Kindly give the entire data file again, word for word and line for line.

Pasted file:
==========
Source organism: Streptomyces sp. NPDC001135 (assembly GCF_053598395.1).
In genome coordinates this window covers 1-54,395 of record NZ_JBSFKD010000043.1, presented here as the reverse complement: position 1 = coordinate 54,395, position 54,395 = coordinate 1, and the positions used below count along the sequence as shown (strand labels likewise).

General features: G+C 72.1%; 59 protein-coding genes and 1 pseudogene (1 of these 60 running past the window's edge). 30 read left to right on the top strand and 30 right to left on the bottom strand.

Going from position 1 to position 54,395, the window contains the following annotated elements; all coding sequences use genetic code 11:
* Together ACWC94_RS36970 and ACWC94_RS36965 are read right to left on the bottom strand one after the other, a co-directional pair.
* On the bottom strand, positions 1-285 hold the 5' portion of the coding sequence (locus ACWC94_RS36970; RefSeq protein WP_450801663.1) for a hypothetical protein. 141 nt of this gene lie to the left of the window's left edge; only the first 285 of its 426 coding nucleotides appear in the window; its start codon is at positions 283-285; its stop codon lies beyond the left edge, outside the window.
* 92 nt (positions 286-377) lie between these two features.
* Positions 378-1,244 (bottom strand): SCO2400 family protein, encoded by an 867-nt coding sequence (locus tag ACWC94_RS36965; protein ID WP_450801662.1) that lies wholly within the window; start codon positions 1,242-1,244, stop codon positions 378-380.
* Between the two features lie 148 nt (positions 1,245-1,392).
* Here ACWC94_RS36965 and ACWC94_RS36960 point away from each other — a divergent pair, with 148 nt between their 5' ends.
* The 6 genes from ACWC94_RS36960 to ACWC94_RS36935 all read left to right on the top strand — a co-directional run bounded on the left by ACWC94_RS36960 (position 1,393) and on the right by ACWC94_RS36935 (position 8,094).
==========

Source organism: Streptomyces sp. NPDC001135 (assembly GCF_053598395.1).
In genome coordinates this window covers 1-54,395 of record NZ_JBSFKD010000043.1, presented here as the reverse complement: position 1 = coordinate 54,395, position 54,395 = coordinate 1, and the positions used below count along the sequence as shown (strand labels likewise).

General features: G+C 72.1%; 59 protein-coding genes and 1 pseudogene (1 of these 60 running past the window's edge). 30 read left to right on the top strand and 30 right to left on the bottom strand.

Going from position 1 to position 54,395, the window contains the following annotated elements; all coding sequences use genetic code 11:
* Together ACWC94_RS36970 and ACWC94_RS36965 are read right to left on the bottom strand one after the other, a co-directional pair.
* On the bottom strand, positions 1-285 hold the 5' portion of the coding sequence (locus ACWC94_RS36970; RefSeq protein WP_450801663.1) for a hypothetical protein. 141 nt of this gene lie to the left of the window's left edge; only the first 285 of its 426 coding nucleotides appear in the window; its start codon is at positions 283-285; its stop codon lies beyond the left edge, outside the window.
* 92 nt (positions 286-377) lie between these two features.
* Positions 378-1,244 (bottom strand): SCO2400 family protein, encoded by an 867-nt coding sequence (locus tag ACWC94_RS36965; protein ID WP_450801662.1) that lies wholly within the window; start codon positions 1,242-1,244, stop codon positions 378-380.
* Between the two features lie 148 nt (positions 1,245-1,392).
* Here ACWC94_RS36965 and ACWC94_RS36960 point away from each other — a divergent pair, with 148 nt between their 5' ends.
* The 6 genes from ACWC94_RS36960 to ACWC94_RS36935 all read left to right on the top strand — a co-directional run bounded on the left by ACWC94_RS36960 (position 1,393) and on the right by ACWC94_RS36935 (position 8,094).